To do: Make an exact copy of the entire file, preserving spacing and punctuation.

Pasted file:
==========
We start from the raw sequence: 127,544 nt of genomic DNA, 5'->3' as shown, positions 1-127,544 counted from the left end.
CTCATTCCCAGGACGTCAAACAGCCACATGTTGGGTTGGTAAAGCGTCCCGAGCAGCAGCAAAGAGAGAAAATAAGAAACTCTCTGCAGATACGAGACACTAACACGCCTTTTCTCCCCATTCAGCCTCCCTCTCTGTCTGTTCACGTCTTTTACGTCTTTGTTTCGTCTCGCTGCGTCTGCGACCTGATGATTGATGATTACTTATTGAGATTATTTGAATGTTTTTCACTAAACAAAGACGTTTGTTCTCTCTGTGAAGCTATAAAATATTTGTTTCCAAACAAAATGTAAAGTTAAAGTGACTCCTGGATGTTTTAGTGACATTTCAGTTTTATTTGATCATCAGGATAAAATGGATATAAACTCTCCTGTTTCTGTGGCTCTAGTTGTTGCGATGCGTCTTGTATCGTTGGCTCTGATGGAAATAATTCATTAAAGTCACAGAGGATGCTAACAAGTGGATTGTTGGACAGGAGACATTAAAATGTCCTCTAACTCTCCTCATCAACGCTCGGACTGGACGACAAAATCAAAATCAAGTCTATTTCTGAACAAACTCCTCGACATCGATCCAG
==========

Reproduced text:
We start from the raw sequence: 127,544 nt of genomic DNA, 5'->3' as shown, positions 1-127,544 counted from the left end.
CTCATTCCCAGGACGTCAAACAGCCACATGTTGGGTTGGTAAAGCGTCCCGAGCAGCAGCAAAGAGAGAAAATAAGAAACTCTCTGCAGATACGAGACACTAACACGCCTTTTCTCCCCATTCAGCCTCCCTCTCTGTCTGTTCACGTCTTTTACGTCTTTGTTTCGTCTCGCTGCGTCTGCGACCTGATGATTGATGATTACTTATTGAGATTATTTGAATGTTTTTCACTAAACAAAGACGTTTGTTCTCTCTGTGAAGCTATAAAATATTTGTTTCCAAACAAAATGTAAAGTTAAAGTGACTCCTGGATGTTTTAGTGACATTTCAGTTTTATTTGATCATCAGGATAAAATGGATATAAACTCTCCTGTTTCTGTGGCTCTAGTTGTTGCGATGCGTCTTGTATCGTTGGCTCTGATGGAAATAATTCATTAAAGTCACAGAGGATGCTAACAAGTGGATTGTTGGACAGGAGACATTAAAATGTCCTCTAACTCTCCTCATCAACGCTCGGACTGGACGACAAAATCAAAATCAAGTCTATTTCTGAACAAACTCCTCGACATCGATCCAG